A Chess Problem

I have asked this question before, but another challenger has appeared, and been defeated by it in such an embarrassing fashion, that I wish to throw the question open to any and all comers.

The question is whether or not the metaphysical theory of reductionist materialism, technically known aspanphysicalism, is true or false.

I would ask anyone willing to answer the following questions to answer:

1. Is it true that panphysicalism is the theory that all things one can name are necessarily made of matter?

2. Is it true that everything made of matter can be reduced to a quantitative measurement of physical base units, namely mass, length, duration, candlepower, current, temperature or moles of substance, or some combination thereof?

In other words, does or does not panphysicalism assert that the non-physical properties of physical things (including the ink marks we use on paper to express written words, or the air compression waves used to express spoken words) can ultimately or eventually be reduced to physical properties (such as brain elements in motion)?

3. Is it true that “checkmate” is a thing one can name?

4. Is it true that “checkmate” is a final move in chess when a threatened king cannot make a legal move to escape capture?

5. Is it true that “checkmate” no physical chessman representing the king (nor any physical chessboard representing the board) need be present for the move to be checkmate, since the checkmate can be described completely with no reference to these things?

As an example, allow me here to reproduce the earliest recorded chessgame.

Francesco di Castellvi – Narciso Vinyoles, Valencia 1475
1. e4 d5
2. exd5 Qxd5
3. Nc3 Qd8
4. Bc4 Nf6
5. Nf3 Bg4
6. h3 Bxf3
7. Qxf3 e6
8. Qxb7 Nbd7
9. Nb5 Rc8
10. Nxa7 Nb6
11. Nxc8 Nxc8
12. d4 Nd6
13. Bb5+ Nxb5
14. Qxb5+ Nd7
15. d5 exd5
16. Be3 Bd6
17. Rd1 Qf6
18. Rxd5 Qg6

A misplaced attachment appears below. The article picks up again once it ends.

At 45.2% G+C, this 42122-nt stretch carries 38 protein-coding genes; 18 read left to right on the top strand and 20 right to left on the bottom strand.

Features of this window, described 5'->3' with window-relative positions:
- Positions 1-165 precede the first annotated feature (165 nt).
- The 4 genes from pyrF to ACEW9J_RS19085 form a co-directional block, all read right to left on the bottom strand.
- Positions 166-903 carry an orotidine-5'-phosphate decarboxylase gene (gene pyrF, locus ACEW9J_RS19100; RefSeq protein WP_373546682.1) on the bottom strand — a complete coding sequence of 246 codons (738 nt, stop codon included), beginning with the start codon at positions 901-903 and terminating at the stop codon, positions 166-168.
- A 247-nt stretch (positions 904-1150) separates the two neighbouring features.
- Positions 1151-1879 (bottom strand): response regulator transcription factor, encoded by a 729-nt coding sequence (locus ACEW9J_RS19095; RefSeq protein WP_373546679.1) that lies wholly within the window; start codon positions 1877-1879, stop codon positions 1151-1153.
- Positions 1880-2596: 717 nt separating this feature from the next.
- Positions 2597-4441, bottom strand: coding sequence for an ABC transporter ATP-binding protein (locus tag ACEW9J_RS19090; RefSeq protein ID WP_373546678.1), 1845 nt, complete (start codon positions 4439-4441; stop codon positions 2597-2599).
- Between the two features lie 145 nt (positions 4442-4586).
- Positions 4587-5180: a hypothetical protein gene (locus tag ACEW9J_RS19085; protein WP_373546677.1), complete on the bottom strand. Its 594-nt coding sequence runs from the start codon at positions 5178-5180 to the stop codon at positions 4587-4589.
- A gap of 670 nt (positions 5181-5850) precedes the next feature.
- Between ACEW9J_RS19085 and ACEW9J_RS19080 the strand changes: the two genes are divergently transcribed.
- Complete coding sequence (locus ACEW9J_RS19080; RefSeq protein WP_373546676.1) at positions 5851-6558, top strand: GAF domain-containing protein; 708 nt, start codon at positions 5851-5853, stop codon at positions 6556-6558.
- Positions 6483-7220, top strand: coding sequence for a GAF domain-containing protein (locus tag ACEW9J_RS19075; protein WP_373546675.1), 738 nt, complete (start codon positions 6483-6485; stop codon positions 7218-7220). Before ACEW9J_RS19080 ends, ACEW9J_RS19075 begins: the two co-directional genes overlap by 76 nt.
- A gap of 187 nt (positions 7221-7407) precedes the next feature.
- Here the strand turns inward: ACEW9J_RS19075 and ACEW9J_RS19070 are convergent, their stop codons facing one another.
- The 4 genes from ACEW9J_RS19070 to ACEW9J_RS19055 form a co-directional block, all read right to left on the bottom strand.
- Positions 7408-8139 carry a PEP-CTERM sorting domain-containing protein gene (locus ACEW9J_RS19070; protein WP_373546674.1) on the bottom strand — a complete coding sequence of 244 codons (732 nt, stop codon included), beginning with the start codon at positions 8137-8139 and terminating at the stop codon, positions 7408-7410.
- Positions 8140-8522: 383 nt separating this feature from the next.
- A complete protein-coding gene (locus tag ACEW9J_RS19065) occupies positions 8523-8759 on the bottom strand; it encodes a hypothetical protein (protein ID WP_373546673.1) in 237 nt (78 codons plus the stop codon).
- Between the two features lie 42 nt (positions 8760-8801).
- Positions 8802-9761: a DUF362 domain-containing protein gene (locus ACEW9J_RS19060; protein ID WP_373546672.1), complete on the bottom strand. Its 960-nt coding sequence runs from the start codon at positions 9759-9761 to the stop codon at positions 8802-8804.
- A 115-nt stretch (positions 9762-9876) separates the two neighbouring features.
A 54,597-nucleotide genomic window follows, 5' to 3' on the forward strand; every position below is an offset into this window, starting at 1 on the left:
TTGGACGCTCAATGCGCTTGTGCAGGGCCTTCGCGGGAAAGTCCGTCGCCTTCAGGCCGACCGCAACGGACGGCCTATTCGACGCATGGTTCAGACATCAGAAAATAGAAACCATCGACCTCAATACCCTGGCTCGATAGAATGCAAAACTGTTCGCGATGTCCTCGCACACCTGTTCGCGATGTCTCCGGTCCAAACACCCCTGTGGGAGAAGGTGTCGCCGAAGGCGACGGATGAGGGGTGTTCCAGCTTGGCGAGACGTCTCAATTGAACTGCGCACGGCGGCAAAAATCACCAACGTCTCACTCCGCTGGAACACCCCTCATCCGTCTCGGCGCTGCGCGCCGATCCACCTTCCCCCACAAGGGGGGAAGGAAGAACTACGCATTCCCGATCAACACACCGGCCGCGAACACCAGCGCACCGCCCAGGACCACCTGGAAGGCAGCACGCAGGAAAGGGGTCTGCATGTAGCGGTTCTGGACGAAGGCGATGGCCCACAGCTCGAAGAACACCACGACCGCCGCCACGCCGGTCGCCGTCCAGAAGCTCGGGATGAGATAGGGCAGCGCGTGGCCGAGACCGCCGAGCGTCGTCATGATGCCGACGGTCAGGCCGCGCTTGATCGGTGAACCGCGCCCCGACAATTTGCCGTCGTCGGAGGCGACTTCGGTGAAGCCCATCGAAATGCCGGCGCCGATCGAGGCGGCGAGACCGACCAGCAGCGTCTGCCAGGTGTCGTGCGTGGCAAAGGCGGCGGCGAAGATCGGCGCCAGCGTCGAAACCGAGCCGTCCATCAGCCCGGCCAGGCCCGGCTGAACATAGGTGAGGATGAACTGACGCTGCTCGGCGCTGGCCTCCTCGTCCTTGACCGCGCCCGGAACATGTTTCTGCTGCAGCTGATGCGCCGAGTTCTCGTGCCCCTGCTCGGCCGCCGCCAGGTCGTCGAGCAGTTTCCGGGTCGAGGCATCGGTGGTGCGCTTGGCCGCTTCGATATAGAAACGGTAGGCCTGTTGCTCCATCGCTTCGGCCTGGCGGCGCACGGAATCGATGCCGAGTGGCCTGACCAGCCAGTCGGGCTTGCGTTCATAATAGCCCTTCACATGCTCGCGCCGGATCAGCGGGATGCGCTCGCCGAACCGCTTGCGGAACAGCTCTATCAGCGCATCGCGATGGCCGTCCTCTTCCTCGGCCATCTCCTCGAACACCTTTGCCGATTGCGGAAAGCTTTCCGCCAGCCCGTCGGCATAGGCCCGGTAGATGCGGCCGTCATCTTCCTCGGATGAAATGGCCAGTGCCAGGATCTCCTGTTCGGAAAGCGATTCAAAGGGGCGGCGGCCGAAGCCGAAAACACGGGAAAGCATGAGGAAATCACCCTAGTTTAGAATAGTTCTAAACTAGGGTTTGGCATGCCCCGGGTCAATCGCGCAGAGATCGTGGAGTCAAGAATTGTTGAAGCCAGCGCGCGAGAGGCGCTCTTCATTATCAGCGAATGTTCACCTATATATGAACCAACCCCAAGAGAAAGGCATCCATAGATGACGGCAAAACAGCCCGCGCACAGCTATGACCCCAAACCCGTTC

19. Bf4 Bxf4
20. Qxd7+ Kf8
21. Qd8#

Please note that I here express the game and its conclusion in terms of 210 symbols generated electronically on a computer screen, but that, with no loss of meaning, the same symbols could be penned on paper, carved in stone, read aloud, spread by skywriting, tapped in Morse code into the hand of Helen Keller, contemplated silently in the mind of a monk in a cell, or played out on any number of boards with chessmen fashioned of any number of materials, or depicted in animation on a cartoon representing a board, with no physical board nor chessmen present.

The selfsame game can also be expressed as a four thousand word poem of sixty four stanzas, albeit with additional layers of symbolism which do not here concern us.

6. Can the final move of this game, which is a checkmate, be expressed solely in terms of the measurement of the base units of the physical properties of the physical objects involved?

Or, if a whole game is too complex, can merely the idea of “checkmate” (a final move in chess when a threatened king cannot make a legal move to escape capture) be so expressed?

I invite anyone willing to answer this last question in the affirmative to do so.

FOR IF NOT, then I submit there is at least one named thing which cannot be reduced to an expression of measurements of base units, therefore is a thing not necessarily made of matter, therefore panphyiscalism is not true.

I have hurled down my gauntlet against any willing to pick it up.


A mere assertion that it will one day be possible for someone else to express the meaning of the checkmate in this game in purely physical terms is insufficient to meet the burden of proof.

A mere assertion that the rules, moves, and tactics involved in chess are formations of neurochemical motions in the brain is insufficient, because, even if true, would merely be one more physical expression or representation of a nonphysical idea: the game described using neurons rather than using written words, spoken words, skywriting, Morse code, Catalan poetry, computer animation, or my brother’s heavy marble chess set with hand-carved chessmen he brought back from Hong Kong.

I am not asking if the symbols can be represented using material things to which we human attribute an arbitrary meaning. I am asking about the ideas symbolized by the symbols thus used.

Changing the material properties of the symbol, such as by using a marble chess board rather than an imaginary one, does not save Black from checkmate, or, indeed, change any move or tactic or the essential nature of the game itself.

By way of contrast, changing the material properties of a cheesecake, such as by using marble rather than milk products, would change the essential natural of the slice of cheesecake in question, and render it inedible.

This is because cheesecake is material. Changing the material of which it is made changes it from being cheesecake to being not-cheesecake.

Checkmate is not material. Changing the material used to represent the game does not change it from checkmate to not-checkmate.